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Implications for Diverse Functions of the LINC Complexes Based on the Structure

Department of Medical Technology, Ehime Prefectural University of Health Sciences, Ehime 791-2101, Japan
Submission received: 15 December 2016 / Revised: 15 January 2017 / Accepted: 17 January 2017 / Published: 26 January 2017
(This article belongs to the Collection Lamins and Laminopathies)


The linker of nucleoskeleton and cytoskeleton (LINC) complex is composed of the outer and inner nuclear membrane protein families Klarsicht, Anc-1, and Syne homology (KASH), and Sad1 and UNC-84 (SUN) homology domain proteins. Increasing evidence has pointed to diverse functions of the LINC complex, such as in nuclear migration, nuclear integrity, chromosome movement and pairing during meiosis, and mechanotransduction to the genome. In metazoan cells, the nuclear envelope possesses the nuclear lamina, which is a thin meshwork of intermediate filaments known as A-type and B-type lamins and lamin binding proteins. Both of lamins physically interact with the inner nuclear membrane spanning SUN proteins. The nuclear lamina has also been implicated in various functions, including maintenance of nuclear integrity, mechanotransduction, cellular signalling, and heterochromatin dynamics. Thus, it is clear that the LINC complex and nuclear lamins perform diverse but related functions. However, it is unknown whether the LINC complex–lamins interactions are involved in these diverse functions, and their regulation mechanism has thus far been elusive. Recent structural analysis suggested a dynamic nature of the LINC complex component, thus providing an explanation for LINC complex organization. This review, elaborating on the integration of crystallographic and biochemical data, helps to integrate this research to gain a better understanding of the diverse functions of the LINC complex.

1. Introduction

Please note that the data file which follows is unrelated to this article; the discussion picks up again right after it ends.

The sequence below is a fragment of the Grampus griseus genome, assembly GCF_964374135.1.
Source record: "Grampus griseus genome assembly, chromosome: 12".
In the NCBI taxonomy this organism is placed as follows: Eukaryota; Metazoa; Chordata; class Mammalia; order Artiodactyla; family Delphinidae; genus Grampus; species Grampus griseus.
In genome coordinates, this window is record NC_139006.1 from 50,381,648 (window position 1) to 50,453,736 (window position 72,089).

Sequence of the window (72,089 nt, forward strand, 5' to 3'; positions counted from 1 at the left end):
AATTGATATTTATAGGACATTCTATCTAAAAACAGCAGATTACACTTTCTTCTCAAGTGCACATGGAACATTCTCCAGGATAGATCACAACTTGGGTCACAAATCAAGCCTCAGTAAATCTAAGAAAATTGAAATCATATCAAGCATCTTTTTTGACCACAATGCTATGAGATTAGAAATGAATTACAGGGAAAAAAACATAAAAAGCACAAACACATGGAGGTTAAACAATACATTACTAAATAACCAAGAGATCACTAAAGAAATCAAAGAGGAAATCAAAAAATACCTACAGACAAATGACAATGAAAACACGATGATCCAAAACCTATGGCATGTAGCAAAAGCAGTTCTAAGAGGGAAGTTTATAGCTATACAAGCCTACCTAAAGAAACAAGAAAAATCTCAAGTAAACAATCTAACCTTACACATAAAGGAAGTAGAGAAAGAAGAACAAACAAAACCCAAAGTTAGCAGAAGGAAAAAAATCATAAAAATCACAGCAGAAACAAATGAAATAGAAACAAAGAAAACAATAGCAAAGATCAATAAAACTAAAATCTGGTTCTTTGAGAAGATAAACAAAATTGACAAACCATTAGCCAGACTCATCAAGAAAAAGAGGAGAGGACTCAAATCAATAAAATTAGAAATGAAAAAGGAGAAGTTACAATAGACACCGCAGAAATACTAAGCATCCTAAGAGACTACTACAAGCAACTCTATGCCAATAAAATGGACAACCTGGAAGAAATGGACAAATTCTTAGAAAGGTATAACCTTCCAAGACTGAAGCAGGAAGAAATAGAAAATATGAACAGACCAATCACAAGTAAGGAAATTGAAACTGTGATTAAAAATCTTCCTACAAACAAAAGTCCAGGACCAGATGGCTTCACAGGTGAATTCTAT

The nuclear envelope (NE) is composed of the inner nuclear membrane (INM) and outer nuclear membrane (ONM), which are separated by a 40–50 nm perinuclear space (PNS) and spanned by the nuclear pore complex. More than 100 putative integral membrane proteins have been found to reside in either the INM or ONM [1,2,3,4,5]. The Sad1 and UNC-84 (SUN) homology domain proteins, which are type II INM spanning transmembrane proteins, are widely conserved in all eukaryotes and share a common carboxyl-terminal motif of ~175 amino acids, termed the SUN domain [6], so named for the homology between Sad1 from Schizosaccharomyces pombe and UNC-84 from Caenorhabditis elegans [7,8,9]. Nematodes and flies possess two genes encoding SUN proteins and yeasts contain only one such gene; however, mammalian SUN proteins are encoded by at least five genes, SUN1–5. SUN1 and SUN2 are widely expressed in mammalian somatic cells [10,11], whereas SUN3, SUN4 (also known as sperm–associated antigen 4, SPAG4), and SUN5 (also known as SPAG4-like, SPAGL) are largely, but not entirely, restricted to the germ cells [12,13,14,15]. SUN proteins are composed of three domains: a transmembrane domain, an amino-terminal nucleoplasmic domain that interacts with lamina and chromatin-binding proteins, and a carboxyl-terminal region that protrudes into the PNS and contains coiled-coil domains and a conserved SUN domain [10,11,16]. Klarsicht, Anc1, and Syne1 homology (KASH) domain proteins are another class of type II integral membrane proteins; however, in contrast to SUN proteins, most of KASH domain proteins reside at the ONM. The carboxyl termini of KASH proteins contain the KASH domain, which is a conserved stretch of ~30 amino acids that typically ends with the highly conserved motif, PPPX, frequently PPPT. The KASH domain extends into the PNS and interacts with the SUN domain of SUN proteins. In contrast, the amino-terminal regions of KASH proteins are exposed in the cytoplasm, where they associate with the cytoskeleton, including actin filaments, microtubule motors, and intermediate filaments [17,18,19,20]. The human genome contains six genes encoding KASH proteins, four of which are nesprins (nesprin-1–4). Nesprin-1, -2, and -3 have multiple isoforms resulting from alternative splicing and transcription initiation sites [21], and are expressed in a wide variety of tissues, whereas nesprin-4 expression is largely restricted to the secretory epithelia [22]. There are some nesprin isoforms that have the KASH domain and are present in the nucleus, probably inserted in the INM [23]. One of the other KASH proteins is KASH5, which is a meiosis-specific KASH protein [24]. Another recently characterized putative KASH protein is lymphoid-restricted membrane protein (lrmp), which is required for nucleus–centrosome attachment and pronuclear congression during fertilization [25]. SUNs and nesprins form a complex via their SUN and KASH domains, respectively. This protein complex physically links the nucleoskeleton and cytoskeleton, and is thus named the linker of nucleoskeleton and cytoskeleton (LINC) complex [11,20]. In metazoan cells, the NE harbours the nuclear lamina, which is a meshwork of intermediate filaments, mainly A-type and B-type lamins and lamin binding proteins. Note that, there is a small but important fraction of nucleoplasmic lamin A. The first evidences for SUN protein binding to lamins came from C. elegans [26,27]. Mammalian SUN proteins interact with A-type lamin, whereas their binding to B-type lamins is generally considered to be very weak [11,16]. However, we recently demonstrated that B-type lamins also interact with SUN1 but not with SUN2 [28].